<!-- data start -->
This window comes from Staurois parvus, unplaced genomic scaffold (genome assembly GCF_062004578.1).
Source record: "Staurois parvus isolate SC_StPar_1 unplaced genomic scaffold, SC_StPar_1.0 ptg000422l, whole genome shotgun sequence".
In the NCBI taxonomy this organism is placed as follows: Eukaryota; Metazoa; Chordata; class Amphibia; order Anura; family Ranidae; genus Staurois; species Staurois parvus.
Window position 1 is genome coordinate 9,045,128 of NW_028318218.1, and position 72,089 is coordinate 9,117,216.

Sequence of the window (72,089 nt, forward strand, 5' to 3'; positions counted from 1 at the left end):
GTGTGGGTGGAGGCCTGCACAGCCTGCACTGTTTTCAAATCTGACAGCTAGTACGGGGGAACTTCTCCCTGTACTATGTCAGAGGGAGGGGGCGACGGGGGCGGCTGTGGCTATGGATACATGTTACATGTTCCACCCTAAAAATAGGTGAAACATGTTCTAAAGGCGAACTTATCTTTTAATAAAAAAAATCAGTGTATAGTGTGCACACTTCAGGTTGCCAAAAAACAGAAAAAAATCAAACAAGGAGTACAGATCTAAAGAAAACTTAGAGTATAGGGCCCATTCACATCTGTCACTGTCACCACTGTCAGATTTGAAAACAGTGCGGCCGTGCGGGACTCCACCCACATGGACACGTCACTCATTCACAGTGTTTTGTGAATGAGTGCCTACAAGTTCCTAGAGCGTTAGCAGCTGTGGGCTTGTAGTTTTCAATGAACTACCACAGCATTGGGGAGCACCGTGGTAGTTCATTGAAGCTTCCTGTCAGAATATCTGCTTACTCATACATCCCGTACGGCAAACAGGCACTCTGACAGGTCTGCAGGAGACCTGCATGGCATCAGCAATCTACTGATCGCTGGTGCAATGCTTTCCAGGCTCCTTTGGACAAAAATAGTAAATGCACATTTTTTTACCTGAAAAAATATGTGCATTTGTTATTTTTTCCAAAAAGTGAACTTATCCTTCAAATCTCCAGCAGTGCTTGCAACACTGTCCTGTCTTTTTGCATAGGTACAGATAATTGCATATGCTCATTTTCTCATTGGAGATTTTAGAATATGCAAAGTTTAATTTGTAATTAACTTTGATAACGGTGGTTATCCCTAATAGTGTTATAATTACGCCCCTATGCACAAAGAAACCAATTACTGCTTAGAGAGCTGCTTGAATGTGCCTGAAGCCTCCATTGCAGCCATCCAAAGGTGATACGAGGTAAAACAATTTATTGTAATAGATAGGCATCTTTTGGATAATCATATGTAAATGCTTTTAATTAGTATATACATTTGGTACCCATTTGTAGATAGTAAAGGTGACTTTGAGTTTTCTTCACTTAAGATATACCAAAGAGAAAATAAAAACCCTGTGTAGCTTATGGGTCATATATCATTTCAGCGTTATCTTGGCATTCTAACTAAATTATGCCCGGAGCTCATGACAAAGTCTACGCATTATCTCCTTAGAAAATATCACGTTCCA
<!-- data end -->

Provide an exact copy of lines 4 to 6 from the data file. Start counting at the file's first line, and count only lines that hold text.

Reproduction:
Window position 1 is genome coordinate 9,045,128 of NW_028318218.1, and position 72,089 is coordinate 9,117,216.

Sequence of the window (72,089 nt, forward strand, 5' to 3'; positions counted from 1 at the left end):
GTGTGGGTGGAGGCCTGCACAGCCTGCACTGTTTTCAAATCTGACAGCTAGTACGGGGGAACTTCTCCCTGTACTATGTCAGAGGGAGGGGGCGACGGGGGCGGCTGTGGCTATGGATACATGTTACATGTTCCACCCTAAAAATAGGTGAAACATGTTCTAAAGGCGAACTTATCTTTTAATAAAAAAAATCAGTGTATAGTGTGCACACTTCAGGTTGCCAAAAAACAGAAAAAAATCAAACAAGGAGTACAGATCTAAAGAAAACTTAGAGTATAGGGCCCATTCACATCTGTCACTGTCACCACTGTCAGATTTGAAAACAGTGCGGCCGTGCGGGACTCCACCCACATGGACACGTCACTCATTCACAGTGTTTTGTGAATGAGTGCCTACAAGTTCCTAGAGCGTTAGCAGCTGTGGGCTTGTAGTTTTCAATGAACTACCACAGCATTGGGGAGCACCGTGGTAGTTCATTGAAGCTTCCTGTCAGAATATCTGCTTACTCATACATCCCGTACGGCAAACAGGCACTCTGACAGGTCTGCAGGAGACCTGCATGGCATCAGCAATCTACTGATCGCTGGTGCAATGCTTTCCAGGCTCCTTTGGACAAAAATAGTAAATGCACATTTTTTTACCTGAAAAAATATGTGCATTTGTTATTTTTTCCAAAAAGTGAACTTATCCTTCAAATCTCCAGCAGTGCTTGCAACACTGTCCTGTCTTTTTGCATAGGTACAGATAATTGCATATGCTCATTTTCTCATTGGAGATTTTAGAATATGCAAAGTTTAATTTGTAATTAACTTTGATAACGGTGGTTATCCCTAATAGTGTTATAATTACGCCCCTATGCACAAAGAAACCAATTACTGCTTAGAGAGCTGCTTGAATGTGCCTGAAGCCTCCATTGCAGCCATCCAAAGGTGATACGAGGTAAAACAATTTATTGTAATAGATAGGCATCTTTTGGATAATCATATGTAAATGCTTTTAATTAGTATATACATTTGGTACCCATTTGTAGATAGTAAAGGTGACTTTGAGTTTTCTTCACTTAAGATATACCAAAGAGAAAATAAAAACCCTGTGTAGCTTATGGGTCATATATCATTTCAGCGTTATCTTGGCATTCTAACTAAATTATGCCCGGAGCTCATGACAAAGTCTACGCATTATCTCCTTAGAAAATATCACGTTCCA